I have to say, there are not a lot of weak points in Season 2 of Stranger Things. This is a pretty flawless season of television that continues the greatness of the first season but it also improves on the first season due to the fact that Season 2 does not rely on 80s nostalgia. Obviously, it does pay homage to the 1980s through its brilliant synth score and music choices which included bands such as Metallica, The Police and Scorpions (a band that was also featured in GLOW).

Millie Bobby Brown as Eleven and Finn Wolfhard as Mike in Stranger Things Season 2

Season 2 of Stranger Things is also influenced by movies such as Aliens and Ghostbusters. However, it does not rely on these things to shape the story like Season 1 did. The story of Season 2 felt much more like its own thing. One of the brilliant aspects of Season 2 which cemented how special this season of Stranger Things felt was the arc of Will Byers and the brilliant performance Noah Schnapp gives as this character.

Will Byers

Truly, Noah Schnapp gives one of the best child performances I have ever seen. The levels that he goes to while playing Will is extraordinary and it pushes him right to the forefront when it comes to award recognition. Additionally, seeing Will struggle with what is essentially PTSD from his time in the Upside Down was very gripping and set the stage for what was quite a harrowing arc for his character.

Indeed, he becomes possessed by the Shadow Monster and the Shadow Monster is actually feeding off Will who is, in some sense, a host for this mythical creature. Some of the scenes in Season 2 of Stranger Things which showcase this are very disturbing and it proved how great an actor Noah Schnapp is for his age.

Noah Schnapp as Will in Stranger Things Season 2

This was particularly evident in the eighth episode of Season 2, titled ‘The Mind Flayer’, where the possession of Will by the Shadow Monster is at its peak. It made for some quite emotional scenes involving the people who love Will as they try to get through to him by recalling their most cherished memories of him. For me, this eclipsed any moment in Season 1 of Stranger Things.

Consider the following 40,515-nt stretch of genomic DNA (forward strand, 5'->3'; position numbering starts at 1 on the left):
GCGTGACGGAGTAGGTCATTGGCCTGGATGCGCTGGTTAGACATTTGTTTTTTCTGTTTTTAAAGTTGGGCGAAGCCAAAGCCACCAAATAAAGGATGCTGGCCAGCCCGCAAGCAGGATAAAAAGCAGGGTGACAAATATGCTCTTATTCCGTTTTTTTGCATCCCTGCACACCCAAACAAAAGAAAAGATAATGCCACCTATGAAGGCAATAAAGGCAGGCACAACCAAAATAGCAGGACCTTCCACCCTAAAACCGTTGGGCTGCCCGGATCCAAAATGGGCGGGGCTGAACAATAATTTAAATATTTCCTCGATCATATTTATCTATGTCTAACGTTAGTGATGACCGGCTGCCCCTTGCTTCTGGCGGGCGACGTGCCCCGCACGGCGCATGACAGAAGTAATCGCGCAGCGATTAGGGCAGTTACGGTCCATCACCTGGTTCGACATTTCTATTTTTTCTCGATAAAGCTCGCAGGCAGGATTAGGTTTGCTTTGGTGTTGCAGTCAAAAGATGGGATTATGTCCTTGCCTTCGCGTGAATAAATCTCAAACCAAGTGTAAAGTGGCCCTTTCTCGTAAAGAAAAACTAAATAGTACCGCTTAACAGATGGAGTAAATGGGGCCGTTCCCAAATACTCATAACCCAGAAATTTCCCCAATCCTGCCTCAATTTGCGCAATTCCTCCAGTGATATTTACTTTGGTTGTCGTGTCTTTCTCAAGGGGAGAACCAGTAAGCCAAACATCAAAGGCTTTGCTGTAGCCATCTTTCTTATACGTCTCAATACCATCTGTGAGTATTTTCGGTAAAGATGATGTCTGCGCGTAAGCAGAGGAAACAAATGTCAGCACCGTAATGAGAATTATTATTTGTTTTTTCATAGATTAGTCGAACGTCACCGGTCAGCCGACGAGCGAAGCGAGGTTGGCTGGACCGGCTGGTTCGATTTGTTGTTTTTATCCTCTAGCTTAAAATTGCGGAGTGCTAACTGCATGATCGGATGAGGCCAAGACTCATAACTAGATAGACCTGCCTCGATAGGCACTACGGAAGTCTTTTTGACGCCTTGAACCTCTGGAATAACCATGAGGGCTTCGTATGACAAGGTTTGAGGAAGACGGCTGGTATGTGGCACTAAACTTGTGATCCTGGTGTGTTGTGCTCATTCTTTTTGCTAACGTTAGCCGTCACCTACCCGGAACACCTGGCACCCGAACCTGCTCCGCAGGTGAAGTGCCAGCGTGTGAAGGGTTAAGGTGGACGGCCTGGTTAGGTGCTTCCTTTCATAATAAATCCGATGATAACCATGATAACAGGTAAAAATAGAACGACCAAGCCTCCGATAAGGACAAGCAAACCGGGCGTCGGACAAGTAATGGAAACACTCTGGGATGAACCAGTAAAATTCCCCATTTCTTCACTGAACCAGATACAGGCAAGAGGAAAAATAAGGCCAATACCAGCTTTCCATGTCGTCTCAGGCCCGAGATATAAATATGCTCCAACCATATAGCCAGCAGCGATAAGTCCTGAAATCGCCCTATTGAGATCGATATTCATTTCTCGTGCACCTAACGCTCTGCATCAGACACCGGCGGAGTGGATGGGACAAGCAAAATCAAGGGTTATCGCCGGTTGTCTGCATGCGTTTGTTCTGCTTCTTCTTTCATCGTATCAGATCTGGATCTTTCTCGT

It was also great to see Will spend more time with Dustin, Mike and Lucas and the chemistry between the kids is still fantastic and helps Stranger Things be as great as it is. Whether it was them turning up to school as the only ones dressed up for Halloween or obsessing over who beat the high score at Dig Dug, the moments they shared as a group were very funny. If Stranger Things is to have more success in the future, then these kids are vital in achieving this.

Hopper and Eleven

Additionally, it is easy to see how the whole cast feels like a family both on and off-screen. All the relationships in this show are very authentic and this is especially true for the relationship between Jim Hopper and Eleven. I did not expect these two to be together in Season 2 of Stranger Things. This made it quite a nice surprise when we found out in the first episode, titled ‘MADMAX’, that Eleven has been in hiding and Hopper is looking after her.

David Harbour as Hopper and Millie Bobby Brown as Eleven in Stranger Things Season 2

I loved the relationship they had. Obviously, it had a father/daughter vibe to it and, as Season 2 of Stranger Things progressed, you could tell how much Hopper cared for Eleven. This made complete sense given the tragedy which surrounded his own daughter and this affection he has for her was especially evident in ‘The Spy’ which was the sixth episode of Season 2.

It was also cool to get flashbacks of Eleven’s time on her own after she escaped the Upside Down and before Hopper found her. One of the funniest moments in Season 2 of Stranger Things happened in one of these flashbacks. Indeed, in the second episode, titled ‘Trick or Treat, Freak’, we see a squirrel being flown into a tree by Eleven (I know, it is a horrible thing to happen but it was so funny!).

The New Characters

Aside from the characters we know and love, I also thought the new characters that were introduced in Season 2 of Stranger Things were good. I liked Max (Sadie Sink) and her interactions with the group of kids. She added a bit of spunk to that group and to see Mike be really annoyed with having another girl around was interesting because it confirmed that he had still not got over Eleven.

Gaten Matarazzo as Dustin and Dart in Stranger Things Season 2

While the character of Billy was a complete prick, the performance that Dacre Montgomery gave as that character in Season 2 of Stranger Things was excellent. To see why Billy was as horrible as he was made me empathise with his situation but it did not take away from the fact that the way he treated Max and others was awful. I thought I hated Steve Harrington (Joe Keery) in Season 1 but Billy surpassed Steve in the douche-bag category.

Undoubtedly, my favourite new character was Bob, i.e. Bob the Brain. Bob was played by Sean Astin who is most famous for his role as Samwise Gamgee in The Lord of the Rings Trilogy. Clearly, this would always influence my thinking that Bob was a legend. But, the matter of the fact is that he was a legend and his heroism and sacrifice in ‘The Mind Flayer’ was proof of this.